The Cost of Parenthood: The Best Isn’t Something Money Can Buy

FacebookPinterestTwitterEmailGoogle+

A friend sent me the link to the recent NYTimes article “Opting Out of Parenthood, with Finances in Mind” by Nadia Taha, probably because she knew it would get me all riled up. She was right.

Here’s Taha’s premise: Children cost an unfathomable amount of money (her absurd estimate is close to 2 million per kid). If you want financial security and a comfortable retirement, your best option is to not have kids: she writes, “…it seems obvious that the single decision that can best help us achieve them [homeownership, significant emergency and retirement fund, etc] is one that many newly married, affluent young adults don’t usually consider: Don’t have children.”

People are always contemplating the costs and benefits of major financial decisions like homeownership or retirement, why treat parenthood differently? Taha asks. Well, because it is different. Having children isn’t a decision like whether to rent or buy a home. It’s a desire fundamental not only to humanity but to every living being. Creating new life is what living creatures do.

We’ll come back to the absolute absurdity of the numbers Taha comes up with to estimate the cost of raising kids, but for now I want to discuss the mindset that honestly breaks my heart: confusing happiness with wealth. The idea that it is (in Taha’s words) “prudent” to reject a basic human love and desire in order to protect your bottom line. Now, I’m not advocating financial irresponsibility. If we were in grave financial circumstances and could not afford to feed and clothe our little ones, we would avoid pregnancy through NFP until we were able to afford to care for another baby. But Taha’s idea of what it takes financially to raise a child is beyond unreasonable.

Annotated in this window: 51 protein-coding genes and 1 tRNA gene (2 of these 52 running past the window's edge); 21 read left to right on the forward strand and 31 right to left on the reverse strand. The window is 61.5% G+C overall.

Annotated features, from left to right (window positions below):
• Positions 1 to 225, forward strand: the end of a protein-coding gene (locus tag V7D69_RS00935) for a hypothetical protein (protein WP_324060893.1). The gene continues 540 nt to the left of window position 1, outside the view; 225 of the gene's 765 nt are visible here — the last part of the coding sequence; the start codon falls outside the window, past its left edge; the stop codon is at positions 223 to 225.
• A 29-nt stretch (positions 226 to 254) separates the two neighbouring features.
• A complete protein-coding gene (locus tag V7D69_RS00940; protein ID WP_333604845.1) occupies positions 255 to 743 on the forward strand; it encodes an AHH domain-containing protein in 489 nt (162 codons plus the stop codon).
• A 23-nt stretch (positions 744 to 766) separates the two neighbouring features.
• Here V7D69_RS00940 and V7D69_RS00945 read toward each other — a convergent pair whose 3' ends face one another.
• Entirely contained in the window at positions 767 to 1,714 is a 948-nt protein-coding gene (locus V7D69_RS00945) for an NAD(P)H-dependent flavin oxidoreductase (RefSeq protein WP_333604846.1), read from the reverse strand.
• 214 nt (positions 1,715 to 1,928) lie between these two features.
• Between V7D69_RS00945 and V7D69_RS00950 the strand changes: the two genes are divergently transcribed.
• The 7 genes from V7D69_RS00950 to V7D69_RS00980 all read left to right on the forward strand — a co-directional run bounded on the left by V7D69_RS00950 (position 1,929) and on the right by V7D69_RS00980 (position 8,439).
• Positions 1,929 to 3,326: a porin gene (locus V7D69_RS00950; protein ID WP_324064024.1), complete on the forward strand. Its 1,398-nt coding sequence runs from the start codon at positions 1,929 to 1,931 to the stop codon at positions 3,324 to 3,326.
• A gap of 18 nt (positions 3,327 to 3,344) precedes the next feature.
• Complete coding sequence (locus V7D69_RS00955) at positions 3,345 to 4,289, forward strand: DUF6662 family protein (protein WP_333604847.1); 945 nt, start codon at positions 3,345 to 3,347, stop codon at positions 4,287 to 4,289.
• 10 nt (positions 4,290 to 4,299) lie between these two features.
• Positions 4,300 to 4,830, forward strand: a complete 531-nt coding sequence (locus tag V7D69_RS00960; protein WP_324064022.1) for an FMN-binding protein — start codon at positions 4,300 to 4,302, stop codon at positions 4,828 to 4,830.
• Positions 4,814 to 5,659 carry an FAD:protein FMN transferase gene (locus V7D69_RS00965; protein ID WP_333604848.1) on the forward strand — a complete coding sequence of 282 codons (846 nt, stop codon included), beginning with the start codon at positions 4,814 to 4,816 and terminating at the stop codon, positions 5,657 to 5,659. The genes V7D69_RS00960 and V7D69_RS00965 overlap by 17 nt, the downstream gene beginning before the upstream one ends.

The Greek philosophers debated about eudaimonia. You can translate it “happiness” but a better word for it might be “thriving.” What makes us thrive as humans? What makes us truly happy? Isn’t that the question we’re all trying to answer every day of our lives? Sadly, for Taha, the answer is material wealth. Money is the answer, not human affection, not sacrifice, not family. Taha’s article also highlights what seems to be an epidemic in our culture: a misunderstanding of the difference between material goods and what children really need in order to flourish.

Taha quotes the annual report by the Agriculture Department on how much American parents spend on their children.  Taha explains that the report claims,  “a middle-income couple spent $12,290 to $14,320 a year on a child, depending on the child’s age and where they lived. Couples in our income bracket who live in the urban Northeast spent $22,760 to $27,720 per child.” These are real numbers. Taha’s right. Americans spend a lot on their kids. I’ve had so many conversations with pregnant friends who ask…does it really cost that much? The answer is no. It doesn’t have to. And your kids won’t be deprived if you don’t spend that kind of money. Please read Katie Kimball’s fantastic post on this exact topic as she breaks down how people spend money on their kids and how she estimates that her family spent approx. $1,000 on baby-related expenses the year her baby was born. If we spent as much as the average middle-income couple on each of our kids, that would almost wipe out our entire household income. It doesn’t have to cost that much.